In my next post I will address what comes after Reclaimed Wood and why I think the next turn will be to 80s Hilton-esque business hotel stylings and what that means about us and what we need now."

[via: ]

[See also (referenced within: "Facebook IRL: A Short History of Facebook's Design Aesthetic"
katelosse  wood  texas  marfa  technology  materials  software  2014  aesthetics  donaldjudd  design  trends 
december 2014 by robertogreco
Land Arts of the American West
"Land Arts of the American West at Texas Tech is a transdisciplinary field program investigating the intersection of geomorphology and human construction. It is a semester abroad in our own back yard. Each fall students venture across the American southwest camping for a two months while traveling six-thousand miles overland to explore natural and human forces that shape contemporary landscapes—ranging from geology and weather to cigarette butts and hydroelectric dams. Sites visited include Chaco Canyon, Roden Crater, the north rim of the Grand Canyon, Double Negative, Sun Tunnels, Spiral Jetty, the Wendover Complex of the Center for Land Use Interpretation, Bingham Canyon Mine, Lake Powell, Jackpile Mine at Laguna Pueblo, Chiricahua Mountains, Cabinetlandia, Marfa, the Very Large Array and The Lightning Field.

Land Arts situates our work within a continuous tradition of land-based operations that is thousands of years old. Analysis of sites visited provides a basis for dialog and invention. Issues of spatial and material vocabulary, constructional logics, and inhabitation serve as the foundation for an investigation through making. Students construct, detail, and document a series of site-base interventions in a context that places emphasis on processes of making, experiential forms of knowing, and transdisciplinary modes of practice. The immersive nature of how we experience the landscape triggers an amalgamated body of inquiry where students have the opportunity of time and space to develop authority in their work through direct action and reflection. Land Arts hinges on the primacy of first person experience and the realization that human-land relationships are rarely singular.

Land Arts was founded in 2000 at the University of New Mexico by Bill Gilbert with the assistance of John Wenger. From 2001 to 2007 the program developed as a collaboration co-directed by Bill Gilbert and Chris Taylor, then at the University of Texas at Austin. In the fall of 2008 Taylor moved to Lubbock and now Gilbert and Taylor operate the program autonomously at the College of Fine Arts at the University of New Mexico and College of Architecture at the Texas Tech University. For information about the program at UNM see In January of 2009 the Nevada Museum of Art announced the creation of the new Center for Art + Environment and the acquisition of the archive of Land Arts of the American West.

Operational and curricular material about Land Arts at Texas Tech is located on the College of Architecture website. This site is regularly updated to include current information and hopefully will be widely updated to provide greater access to the program archive. Please contact Chris Taylor for any additional information."

"Land Arts of the American West is a field program investigating the intersection of geomorphology and human construction. Land art or earthworks begin with the land and extend through the complex social and ecological processes that create landscape. Encompassing constructions that range from petroglyphs to roads, dwellings, monuments and traces of those actions, earthworks show us who we are. Examining gestures small and grand, Land Arts directs our attention from potsherd, cigarette butt, and track in the sand, to human settlements, monumental artworks, and military-industrial installations. Land Arts is a semester abroad in our own back yard investigating the American landscape through immersion, action and reflection.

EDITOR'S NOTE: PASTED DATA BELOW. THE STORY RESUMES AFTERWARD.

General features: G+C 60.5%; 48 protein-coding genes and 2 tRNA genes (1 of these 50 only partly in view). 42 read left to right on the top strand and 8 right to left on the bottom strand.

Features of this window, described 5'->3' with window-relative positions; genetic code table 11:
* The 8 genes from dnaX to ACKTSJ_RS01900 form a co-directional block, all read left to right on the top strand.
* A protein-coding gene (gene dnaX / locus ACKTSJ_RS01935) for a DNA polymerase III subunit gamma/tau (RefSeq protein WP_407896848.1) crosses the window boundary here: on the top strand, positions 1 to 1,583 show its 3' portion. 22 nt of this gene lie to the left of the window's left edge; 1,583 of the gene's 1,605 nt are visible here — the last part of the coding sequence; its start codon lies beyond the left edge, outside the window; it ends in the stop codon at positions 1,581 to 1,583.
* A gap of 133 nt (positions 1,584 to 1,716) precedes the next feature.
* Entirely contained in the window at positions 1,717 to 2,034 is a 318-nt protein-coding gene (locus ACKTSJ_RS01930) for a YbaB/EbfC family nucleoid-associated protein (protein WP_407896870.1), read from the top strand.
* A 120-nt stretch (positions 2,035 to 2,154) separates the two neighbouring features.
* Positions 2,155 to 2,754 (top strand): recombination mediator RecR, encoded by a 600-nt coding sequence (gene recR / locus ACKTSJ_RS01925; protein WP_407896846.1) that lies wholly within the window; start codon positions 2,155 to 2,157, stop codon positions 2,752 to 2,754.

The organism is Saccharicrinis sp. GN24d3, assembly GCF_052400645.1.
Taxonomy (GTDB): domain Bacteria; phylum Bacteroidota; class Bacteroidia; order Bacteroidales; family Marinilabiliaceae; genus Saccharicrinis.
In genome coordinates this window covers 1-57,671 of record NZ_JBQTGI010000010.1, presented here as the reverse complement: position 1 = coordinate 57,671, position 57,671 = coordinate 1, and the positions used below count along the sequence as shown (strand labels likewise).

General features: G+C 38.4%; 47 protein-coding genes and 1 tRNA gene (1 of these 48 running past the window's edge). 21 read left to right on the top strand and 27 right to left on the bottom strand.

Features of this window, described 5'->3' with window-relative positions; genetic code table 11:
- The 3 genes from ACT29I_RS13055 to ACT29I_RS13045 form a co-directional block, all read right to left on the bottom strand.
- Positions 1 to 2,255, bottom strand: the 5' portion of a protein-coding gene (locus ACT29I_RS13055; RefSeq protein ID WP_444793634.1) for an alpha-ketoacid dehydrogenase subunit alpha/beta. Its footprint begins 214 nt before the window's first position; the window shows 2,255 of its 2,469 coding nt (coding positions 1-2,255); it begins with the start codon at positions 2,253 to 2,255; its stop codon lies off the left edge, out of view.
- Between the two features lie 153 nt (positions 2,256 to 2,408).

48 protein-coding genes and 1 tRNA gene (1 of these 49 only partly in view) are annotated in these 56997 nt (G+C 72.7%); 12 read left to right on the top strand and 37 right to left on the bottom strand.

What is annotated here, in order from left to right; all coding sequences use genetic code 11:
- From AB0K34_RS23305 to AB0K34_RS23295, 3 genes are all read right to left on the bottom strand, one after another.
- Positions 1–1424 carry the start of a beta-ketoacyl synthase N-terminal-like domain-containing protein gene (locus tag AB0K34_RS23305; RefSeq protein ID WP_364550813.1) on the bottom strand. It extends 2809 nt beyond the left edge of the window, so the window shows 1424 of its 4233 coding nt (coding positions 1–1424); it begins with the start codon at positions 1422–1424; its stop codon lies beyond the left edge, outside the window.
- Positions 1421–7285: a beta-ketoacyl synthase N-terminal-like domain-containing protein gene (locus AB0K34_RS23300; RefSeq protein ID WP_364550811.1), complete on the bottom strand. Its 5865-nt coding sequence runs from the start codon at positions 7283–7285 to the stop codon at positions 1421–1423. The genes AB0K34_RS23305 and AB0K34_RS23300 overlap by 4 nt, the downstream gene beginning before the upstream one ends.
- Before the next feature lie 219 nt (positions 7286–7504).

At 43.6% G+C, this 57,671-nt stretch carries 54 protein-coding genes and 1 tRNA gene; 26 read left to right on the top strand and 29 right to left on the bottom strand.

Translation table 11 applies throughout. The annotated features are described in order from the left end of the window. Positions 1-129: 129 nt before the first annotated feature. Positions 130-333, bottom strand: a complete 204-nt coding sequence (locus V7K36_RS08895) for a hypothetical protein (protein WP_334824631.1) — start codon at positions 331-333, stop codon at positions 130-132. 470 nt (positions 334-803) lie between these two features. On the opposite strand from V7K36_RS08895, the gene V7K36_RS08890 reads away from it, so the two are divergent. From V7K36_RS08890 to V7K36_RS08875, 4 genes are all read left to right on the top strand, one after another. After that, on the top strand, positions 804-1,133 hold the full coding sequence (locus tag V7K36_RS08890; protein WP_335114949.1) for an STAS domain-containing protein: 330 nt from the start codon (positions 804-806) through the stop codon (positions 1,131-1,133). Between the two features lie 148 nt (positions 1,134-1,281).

Land Arts 2013 field season at Texas Tech was made possible with generous operational support from Andrea Nasher and student support from the James Family Foundation. The 2013 Texas Tech field crew was composed of a sculptor, designer, architect, art historian, musician/painter, and performance artist. Future years will continue to broaden the interdisciplinary involvement from students across the Texas Tech community and participants from outside the university."
art  classes  education  landart  texastech  landscape  west  americanwest  texas  centerforlanduseinterpretation  cfluirodencrater  spiraljetty  robertsmithson  marfa  billgilbert  johnwenger  christaylor 
july 2014 by robertogreco
Listen: Young Writer’s Group | KRTS 93.5 FM Marfa Public Radio
"On this episode of Talk at Ten, Tim Johnson of the Marfa Book Company interviews six students from Marfa International School’s Young Writer’s Group about their upcoming poetry and prose reading. The reading will take place on Thursday, May 30, at 6pm at the Marfa Book Company."
writing  teachingwriting  marfa  marfainternationalschool  2013 
july 2014 by robertogreco
Video: Marfa: The Light and the Land | Watch Arts in Context Online | KLRU Video
"Explore the remote Texas city of Marfa which attracts visitors including those interested in literary pursuits, fine arts and the metaphysical. Known for its mysterious lights, colorful characters, ranching roots and tourism, Marfa is fast becoming a thriving and eclectic creative community."
art  video  pbs  2011  chinatifoundation  texas  marfa 
december 2012 by robertogreco
Marfa, Texas: An Unlikely Art Oasis In A Desert Town : NPR
"Johnson runs Marfa's bookstore, with an unsurprising emphasis on art books, art theory and poetry journals. Yoga classes are held there in the morning. It's the only place that sells The New York Times. But even though the Marfa Book Co. makes the town more tourist-friendly, Johnson does not believe Judd would approve of Marfa's emergence as a chic art world destination.

"He thought that making an arts-based cultural tourism was necessarily carnivalesque, which was, for him, anathema to the experience of art," he explains. "He knew that people would come see it, but he did not want that to be a large part of the economy, because he thought, socially, that would have a negative impact."…

We've never marketed…No marketing plan…No marketing director…

Unlike other towns that try to reinvent themselves as arts destinations, it has happened organically in Marfa…

…most newcomers are incredibly well-intentioned, but there's a give and take.

"Sometimes it feels like there's more taking,""
travel  tourism  2012  donaldjudd  cultureclash  revitalization  art  chinatifoundation  marfa 
august 2012 by robertogreco